Meanwhile, schooled by misfortune, the Duchess limited the number of her servants, gave up travelling and building, and sold part of her jewels. Private and public chagrins preyed upon her mind. One of her favorite ministers was stabbed in broad daylight in one of the most populous squares. Her Austrians had daily quarrels with her Italians. Earthquake, famine, and cholera, successively ravaged her states. The people murmured, as if she had been guilty of all public calamities.

She was called to Vienna, after a short lapse of time, to see her first-born pine slowly, and die in her arms. A few years afterwards, she received the last breath of the Emperor, her father. Her health, undermined by the long indulgence of a disorderly life, was now shaken by the repeated strokes of adversity. She had lived too fast ; she had soon reached her end. We know but little of the particulars of her death. According to the staternent of the newspaper in which we read it, she appeared to have died at peace with Heaven, and pardoned by her subjects. The Italian motto is,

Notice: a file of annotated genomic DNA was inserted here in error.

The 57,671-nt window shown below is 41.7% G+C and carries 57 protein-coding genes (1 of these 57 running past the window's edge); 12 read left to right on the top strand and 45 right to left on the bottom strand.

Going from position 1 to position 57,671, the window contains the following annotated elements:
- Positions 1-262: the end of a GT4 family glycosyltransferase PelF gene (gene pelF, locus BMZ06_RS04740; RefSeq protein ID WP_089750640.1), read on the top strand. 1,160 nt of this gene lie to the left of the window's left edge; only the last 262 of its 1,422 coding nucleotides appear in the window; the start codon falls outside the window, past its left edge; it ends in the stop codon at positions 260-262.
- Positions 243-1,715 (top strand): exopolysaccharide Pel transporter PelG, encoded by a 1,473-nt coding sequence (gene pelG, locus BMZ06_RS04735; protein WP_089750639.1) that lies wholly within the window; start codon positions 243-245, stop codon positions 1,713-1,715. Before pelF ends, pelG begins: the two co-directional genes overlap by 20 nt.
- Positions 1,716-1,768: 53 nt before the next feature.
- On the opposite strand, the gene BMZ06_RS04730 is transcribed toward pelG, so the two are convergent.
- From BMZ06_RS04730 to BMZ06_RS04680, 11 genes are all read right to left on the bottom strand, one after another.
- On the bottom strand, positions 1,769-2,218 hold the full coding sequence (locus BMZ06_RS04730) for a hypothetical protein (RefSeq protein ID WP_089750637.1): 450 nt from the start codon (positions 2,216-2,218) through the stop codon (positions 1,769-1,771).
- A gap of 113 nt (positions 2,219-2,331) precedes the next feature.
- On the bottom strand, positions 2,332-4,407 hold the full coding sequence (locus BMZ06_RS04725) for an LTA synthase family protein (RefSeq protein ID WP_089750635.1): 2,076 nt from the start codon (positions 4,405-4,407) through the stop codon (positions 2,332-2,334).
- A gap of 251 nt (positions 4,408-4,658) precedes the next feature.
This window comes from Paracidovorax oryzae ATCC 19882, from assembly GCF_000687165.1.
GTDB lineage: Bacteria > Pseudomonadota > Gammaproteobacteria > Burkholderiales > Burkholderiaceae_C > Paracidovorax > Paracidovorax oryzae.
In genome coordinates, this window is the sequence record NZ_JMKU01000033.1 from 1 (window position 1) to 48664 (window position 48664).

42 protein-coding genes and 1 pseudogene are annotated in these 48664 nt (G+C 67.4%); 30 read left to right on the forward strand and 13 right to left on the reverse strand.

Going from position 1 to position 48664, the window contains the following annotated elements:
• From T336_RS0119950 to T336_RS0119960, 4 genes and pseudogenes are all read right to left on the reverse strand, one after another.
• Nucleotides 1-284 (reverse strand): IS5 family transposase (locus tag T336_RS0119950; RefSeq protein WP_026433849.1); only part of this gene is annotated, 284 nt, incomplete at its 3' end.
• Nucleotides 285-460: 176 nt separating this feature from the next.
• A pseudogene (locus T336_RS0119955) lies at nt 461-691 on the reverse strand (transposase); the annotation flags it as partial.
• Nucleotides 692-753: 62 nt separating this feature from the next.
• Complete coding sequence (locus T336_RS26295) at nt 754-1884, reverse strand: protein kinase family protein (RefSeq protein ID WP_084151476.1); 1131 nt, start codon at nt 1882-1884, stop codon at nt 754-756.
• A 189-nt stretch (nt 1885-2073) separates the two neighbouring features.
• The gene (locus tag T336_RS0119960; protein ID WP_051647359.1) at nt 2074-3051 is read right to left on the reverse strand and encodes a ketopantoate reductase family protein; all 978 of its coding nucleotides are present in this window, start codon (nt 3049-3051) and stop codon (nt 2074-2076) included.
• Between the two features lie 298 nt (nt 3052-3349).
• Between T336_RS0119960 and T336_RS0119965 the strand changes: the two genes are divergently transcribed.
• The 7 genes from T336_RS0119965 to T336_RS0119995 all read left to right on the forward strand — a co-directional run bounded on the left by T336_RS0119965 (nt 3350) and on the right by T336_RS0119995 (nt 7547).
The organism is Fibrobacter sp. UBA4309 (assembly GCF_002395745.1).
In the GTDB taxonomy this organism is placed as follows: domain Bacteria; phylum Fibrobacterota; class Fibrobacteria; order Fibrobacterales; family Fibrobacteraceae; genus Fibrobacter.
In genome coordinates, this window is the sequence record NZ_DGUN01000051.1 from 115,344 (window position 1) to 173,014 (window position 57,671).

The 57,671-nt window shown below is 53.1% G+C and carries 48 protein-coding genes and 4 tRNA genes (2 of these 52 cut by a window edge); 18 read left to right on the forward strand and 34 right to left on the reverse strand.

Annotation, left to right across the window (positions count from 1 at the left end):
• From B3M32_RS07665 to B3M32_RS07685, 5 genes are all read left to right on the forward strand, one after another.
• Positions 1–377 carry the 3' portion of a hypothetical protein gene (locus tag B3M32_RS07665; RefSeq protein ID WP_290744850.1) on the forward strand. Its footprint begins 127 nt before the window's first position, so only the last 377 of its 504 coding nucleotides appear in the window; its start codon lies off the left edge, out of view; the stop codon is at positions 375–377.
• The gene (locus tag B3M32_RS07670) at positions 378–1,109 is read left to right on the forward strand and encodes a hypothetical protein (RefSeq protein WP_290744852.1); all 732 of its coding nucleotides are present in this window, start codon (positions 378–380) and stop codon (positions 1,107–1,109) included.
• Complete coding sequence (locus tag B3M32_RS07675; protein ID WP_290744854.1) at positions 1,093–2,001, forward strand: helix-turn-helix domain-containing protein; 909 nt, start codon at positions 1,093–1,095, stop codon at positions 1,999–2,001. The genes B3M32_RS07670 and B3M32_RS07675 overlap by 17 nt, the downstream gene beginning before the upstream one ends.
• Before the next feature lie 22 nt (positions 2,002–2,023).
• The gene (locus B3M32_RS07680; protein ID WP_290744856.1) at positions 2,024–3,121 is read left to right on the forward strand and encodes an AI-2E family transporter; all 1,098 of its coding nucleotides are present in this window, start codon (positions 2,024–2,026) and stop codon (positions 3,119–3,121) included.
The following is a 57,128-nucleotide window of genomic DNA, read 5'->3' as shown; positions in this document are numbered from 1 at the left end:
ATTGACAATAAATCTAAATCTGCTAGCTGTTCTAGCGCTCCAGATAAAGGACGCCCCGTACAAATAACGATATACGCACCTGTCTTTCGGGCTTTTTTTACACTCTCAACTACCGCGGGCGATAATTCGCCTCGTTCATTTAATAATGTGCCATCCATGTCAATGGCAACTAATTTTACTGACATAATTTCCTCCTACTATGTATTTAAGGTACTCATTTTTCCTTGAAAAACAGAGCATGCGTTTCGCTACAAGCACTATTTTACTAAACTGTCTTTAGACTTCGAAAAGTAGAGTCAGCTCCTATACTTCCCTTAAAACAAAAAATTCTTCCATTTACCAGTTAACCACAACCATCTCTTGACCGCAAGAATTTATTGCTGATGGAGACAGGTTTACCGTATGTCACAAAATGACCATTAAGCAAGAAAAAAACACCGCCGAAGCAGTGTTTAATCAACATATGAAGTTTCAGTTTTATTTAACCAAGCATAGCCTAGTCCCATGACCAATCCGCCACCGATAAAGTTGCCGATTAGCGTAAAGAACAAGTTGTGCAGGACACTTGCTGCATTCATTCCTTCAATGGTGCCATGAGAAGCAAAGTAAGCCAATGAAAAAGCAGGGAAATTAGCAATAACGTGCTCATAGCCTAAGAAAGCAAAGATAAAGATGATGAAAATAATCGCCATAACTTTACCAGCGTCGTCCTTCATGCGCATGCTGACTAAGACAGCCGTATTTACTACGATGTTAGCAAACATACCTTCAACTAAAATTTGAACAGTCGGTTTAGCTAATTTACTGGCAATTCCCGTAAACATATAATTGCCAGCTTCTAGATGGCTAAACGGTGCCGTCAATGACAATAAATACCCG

“Oltre il rogo non vive ira nemica."

Hizouman, ART. V. – 1. British America. By John McGREGOR,

Esq. In two volumes. William Blackwood, Edinburgh,

and T. Cadell, Strand, London. 1833. 2. Narrative of an Expedition through the Upper Missis

sippi to Itasca Lake, the actual Source of this River, embracing an Exploratory Trip through the St. Croix and Burntwood Rivers, in 1832. Under the Direction of Henry R. Schoolcraft. New York. Harper and Brothers. 1834.